Owner executives discuss solutions for contractors and clients to address worker shortages.
Construction leaders met in early June with sharpened determination to resolve two key challenges facing the industry today: workforce shortages and reconstruction of hurricane-ravaged New Orleans. They left with a new road map and tools to help them.
The forum, convened by ENR, McGraw-Hill Construction and the Construction Users Roundtable (CURT), drew more than 300 owners, contractors and other industry leaders to address workforce issues and exchange strategies for both short-term and long- range solutions. Labor analysts said documenting employment gaps helps quantify why investment is needed for workforce development. Officials of industry companies, unions, trade associations and labor brokering firms shared examples of innovative training and management programs that are removing traditional barriers. Voices came from all sides.
The co-chairs of CURT’s workforce committee—Gerald Sprentall, an Intel Corp. construction manager, and Steve Mongiardo, senior director of global engineering services at Merck & Co. Inc.—emphasized that its mission is to ensure that owners have enough skilled construction professionals to build facilities with best-in-class productivity at competitive costs.
While some owners noted a growing trend in facility modularization, others emphasized their dependence on a sufficiently staffed and trained U.S. workforce. “We’re not running offshore,” said Mark Field, Shell Oil Co. global category manager. Attendees noted, however, the need for both owners and contractors to elevate workforce development to the same priority level as safety in past years.
“Contractors can’t do it themselves; owner investment is required,” said James B. Porter Jr., vice president and chief engineer of DuPont Co. “If owners put the language into the contracts that they will only hire subcontractors with fully developed training programs, it will happen,” says Tim Horst, president of Becon Construction Co. Inc.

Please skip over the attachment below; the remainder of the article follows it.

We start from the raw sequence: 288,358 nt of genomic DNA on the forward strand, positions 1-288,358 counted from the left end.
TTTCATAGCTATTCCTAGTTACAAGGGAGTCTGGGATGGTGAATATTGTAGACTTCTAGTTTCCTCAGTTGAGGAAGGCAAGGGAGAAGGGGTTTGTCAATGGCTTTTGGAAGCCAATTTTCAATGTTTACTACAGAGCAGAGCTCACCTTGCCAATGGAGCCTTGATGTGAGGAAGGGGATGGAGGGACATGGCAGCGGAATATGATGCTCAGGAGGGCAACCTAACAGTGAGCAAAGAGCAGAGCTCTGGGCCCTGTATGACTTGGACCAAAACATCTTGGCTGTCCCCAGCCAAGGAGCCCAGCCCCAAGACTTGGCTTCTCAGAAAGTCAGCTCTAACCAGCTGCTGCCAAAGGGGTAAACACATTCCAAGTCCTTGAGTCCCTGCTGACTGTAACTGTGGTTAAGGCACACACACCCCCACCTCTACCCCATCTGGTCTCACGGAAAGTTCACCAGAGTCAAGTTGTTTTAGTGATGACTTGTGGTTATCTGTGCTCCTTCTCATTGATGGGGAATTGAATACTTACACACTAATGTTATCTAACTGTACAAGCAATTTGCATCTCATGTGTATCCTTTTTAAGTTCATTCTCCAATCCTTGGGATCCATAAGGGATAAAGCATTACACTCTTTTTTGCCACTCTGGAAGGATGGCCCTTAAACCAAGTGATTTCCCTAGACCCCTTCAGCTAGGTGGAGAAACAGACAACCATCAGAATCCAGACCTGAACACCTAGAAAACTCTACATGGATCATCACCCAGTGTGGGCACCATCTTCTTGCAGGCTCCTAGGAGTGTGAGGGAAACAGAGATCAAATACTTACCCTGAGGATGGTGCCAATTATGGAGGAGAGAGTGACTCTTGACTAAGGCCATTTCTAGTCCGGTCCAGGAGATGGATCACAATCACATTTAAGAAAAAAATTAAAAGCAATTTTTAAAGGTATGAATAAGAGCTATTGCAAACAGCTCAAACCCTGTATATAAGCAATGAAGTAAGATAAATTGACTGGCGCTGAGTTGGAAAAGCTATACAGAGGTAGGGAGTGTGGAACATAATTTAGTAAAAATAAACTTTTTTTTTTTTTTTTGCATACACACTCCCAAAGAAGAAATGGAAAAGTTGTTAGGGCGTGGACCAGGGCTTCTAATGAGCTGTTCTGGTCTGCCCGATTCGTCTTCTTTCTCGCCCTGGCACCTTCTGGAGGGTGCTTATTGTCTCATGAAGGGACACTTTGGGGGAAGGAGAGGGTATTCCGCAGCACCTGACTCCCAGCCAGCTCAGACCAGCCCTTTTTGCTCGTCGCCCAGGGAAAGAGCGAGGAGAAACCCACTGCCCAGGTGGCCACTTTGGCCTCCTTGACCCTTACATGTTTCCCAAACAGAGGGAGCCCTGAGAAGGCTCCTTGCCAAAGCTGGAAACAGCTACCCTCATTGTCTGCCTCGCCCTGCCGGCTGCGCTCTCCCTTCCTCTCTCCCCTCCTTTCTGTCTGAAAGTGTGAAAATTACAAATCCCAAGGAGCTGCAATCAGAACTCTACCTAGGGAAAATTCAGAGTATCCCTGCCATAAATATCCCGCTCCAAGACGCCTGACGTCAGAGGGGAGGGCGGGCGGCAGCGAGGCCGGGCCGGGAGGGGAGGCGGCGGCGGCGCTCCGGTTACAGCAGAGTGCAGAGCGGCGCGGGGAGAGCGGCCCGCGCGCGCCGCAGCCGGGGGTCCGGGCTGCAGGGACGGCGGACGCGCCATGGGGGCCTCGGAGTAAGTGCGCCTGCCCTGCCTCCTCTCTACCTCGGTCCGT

Owners want to promote programs such as the Southeast Manpower Tripartite Alliance, a group of owners, firms and unions in a region of booming growth that has pooled project data to forecast workforce needs and staggered project starts to avoid draining the labor pool.
Challenges are not just a U.S. problem. George Gritziotis, executive director of Canada’s Construction Sector Council, said its workforce is suffering from a “double whammy” of an aging workforce and a cross-border drain. The group is gathering detailed forecast data not only on planned projects, but also on the character of the current and upcoming workforce.
Attendees, polled toward the end of the daylong forum, were clearly being pinched by the issue: About 95% said they were concerned about craft labor shortages in the future, 86% said they were experiencing shortages on current projects, and 85% said gaps are driving costs up, with 18% noting increases of as much as 25%. Eighty-eight percent said more data to define the problem would help, and 92% said they would contribute data about their projects to help the industry define its needs.
New Orleans will need plenty of help. “This will be the largest jobsite in the world,” said Mayor C. Ray Nagin (D). He predicts up to $100 billion of construction over the next 10 years.